Indian Army Prepares For A Tough Summer On China Border – OpEd


The Indian Army says it is preparing in full earnest to counter anticipated Chinese incursions and “other forms of aggression” along the Line of Actual Control (LAC) that intelligence reports have indicated as likely to take place in the summer of 2024 on or before the Indian parliament polls. 

Senior military intelligence officials told Eurasia Review that Army Chief Gen Manoj Pande has decided to “combatise” its Central Command, which so far largely provided reserves for the frontline fighting formations in the Western, Northern and Eastern commands.

In US, he was provided with detailed and quality technical-signal intelligence and satellite feeds on Chinese military movements in Tibet and neighbouring provinces, they said. 

On Wednesday, Indian defence secretary Giridhar Aramane described China as a “bully” and thanked the US for support to face up to its northern neighbour.

Speaking at the Indus-X summit, Aramane did not rule out “a recurrence of the May 2020 situation” (when Indian and Chinese forces suffered casualties in violent clashes on the Ladakh border) and said US support was critical for India in such a situation.

“One thing which helped us very quickly is the intelligence, the situational awareness which the US equipment and the US government helped us with,” Aramane said. “So that is one single most important area.” 

The defence secretary said the strong resolve that both India and the US support each other in the face of a common threat is going to be of much importance. 

Military sources said the Indian army is raising a new Corps under the Central Command for deployment in the Central sector of the Line of Actual Control (LAC) with China that falls between Ladakh (under 14 Corps) and Siliguri corridor (under 33 Corps). 

This corps will now have its own additional artillery, aviation and engineer brigades along with other elements. So far the Central Command was largely an administrative Command.

The military officials said that Headquarters Uttar Bharat (HQ UB), the administrative formation under the Central Command, is being converted into a full-fledged corps called the 18 Corps with one division and three independent brigades under it to take care of that part of the LAC, which falls between the Leh-based 14 Corps, under the Northern Command, and North Bengal’s Sukna-based 33 Corps, under the Eastern Command.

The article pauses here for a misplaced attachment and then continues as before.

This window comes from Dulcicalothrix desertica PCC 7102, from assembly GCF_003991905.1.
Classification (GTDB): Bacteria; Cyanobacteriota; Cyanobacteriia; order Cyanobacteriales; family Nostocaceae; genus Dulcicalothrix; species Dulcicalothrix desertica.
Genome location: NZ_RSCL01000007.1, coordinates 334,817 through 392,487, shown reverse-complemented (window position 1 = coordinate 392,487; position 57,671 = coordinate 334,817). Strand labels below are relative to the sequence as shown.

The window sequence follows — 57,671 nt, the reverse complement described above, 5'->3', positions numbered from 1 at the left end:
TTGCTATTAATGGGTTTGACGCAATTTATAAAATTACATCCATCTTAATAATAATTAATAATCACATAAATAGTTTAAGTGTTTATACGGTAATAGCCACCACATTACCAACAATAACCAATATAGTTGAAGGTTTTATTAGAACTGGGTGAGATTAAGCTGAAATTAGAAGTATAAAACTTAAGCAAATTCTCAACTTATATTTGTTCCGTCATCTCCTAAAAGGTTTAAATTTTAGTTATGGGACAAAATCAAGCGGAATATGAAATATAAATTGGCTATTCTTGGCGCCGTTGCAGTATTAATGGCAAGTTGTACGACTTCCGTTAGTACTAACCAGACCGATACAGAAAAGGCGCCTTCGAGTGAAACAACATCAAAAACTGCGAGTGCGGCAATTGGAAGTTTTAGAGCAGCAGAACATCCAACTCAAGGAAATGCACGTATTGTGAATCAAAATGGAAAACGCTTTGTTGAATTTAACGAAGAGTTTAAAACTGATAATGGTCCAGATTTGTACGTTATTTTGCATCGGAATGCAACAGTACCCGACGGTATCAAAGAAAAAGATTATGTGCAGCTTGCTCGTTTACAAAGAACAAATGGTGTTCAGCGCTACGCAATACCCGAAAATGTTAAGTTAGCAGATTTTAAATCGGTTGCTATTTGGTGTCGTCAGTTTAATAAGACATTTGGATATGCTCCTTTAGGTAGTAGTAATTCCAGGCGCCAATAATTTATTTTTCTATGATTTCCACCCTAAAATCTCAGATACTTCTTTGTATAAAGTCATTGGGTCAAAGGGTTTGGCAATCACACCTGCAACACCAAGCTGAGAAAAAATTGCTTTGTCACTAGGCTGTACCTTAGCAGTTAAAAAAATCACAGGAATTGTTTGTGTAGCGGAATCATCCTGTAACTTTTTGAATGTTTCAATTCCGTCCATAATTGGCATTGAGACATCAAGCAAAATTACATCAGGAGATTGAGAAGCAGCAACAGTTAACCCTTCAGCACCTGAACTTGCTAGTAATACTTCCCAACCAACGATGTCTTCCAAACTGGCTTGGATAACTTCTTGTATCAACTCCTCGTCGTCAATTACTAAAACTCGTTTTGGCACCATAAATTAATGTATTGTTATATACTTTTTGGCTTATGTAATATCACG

India has pumped in close to 68,000 additional troops and associated equipment in Eastern Ladakh, deployment was also strengthened along the LAC in the central sectors as well as the Eastern Command.

As part of the changes, the HQ UB, which only had one brigade under it along with some Scout Battalions, got a total of three brigades as the LAC heated up. The new ones included Joshimath-based 9 (Independent) Mountain Brigade, Pithoragarh-based 119 Brigade and the Pooh-based 136 Brigade.

The Dehradun based 14 Division, which was earlier under the Western Command, was also brought under HQ UB.

With the raising of the 18 Corps, the Army will now have a total of seven corps dedicated to guarding the borders with China, up from the earlier five. 

Besides the 18 Corps, the LAC also got an additional strike corps since 2020 after Mathura-based 1 Strike Corps was reoriented to the border with China from that with Pakistan, as part of the larger changes in deployment.

The Central Command is operationally responsible for the defence of the central sector along the LAC and the international Border with Nepal – stretching across the four states of Himachal Pradesh, Uttarakhand, Uttar Pradesh and Bihar. 

It is also home to 13 Category ‘A’ training establishments, 18 regimental centres and a large number of logistics establishments.

Military sources said these training establishments are likely to be moved to the Southern Commznd where the army is less likely to face operational challenges and might just beef up naval amphibian operations, for which it might raise four battalions of Marines on lines of UK’s Royal Marines.

Subir Bhaumik

Subir Bhaumik is a former BBC and Reuters correspondent and author of books on South Asian conflicts.

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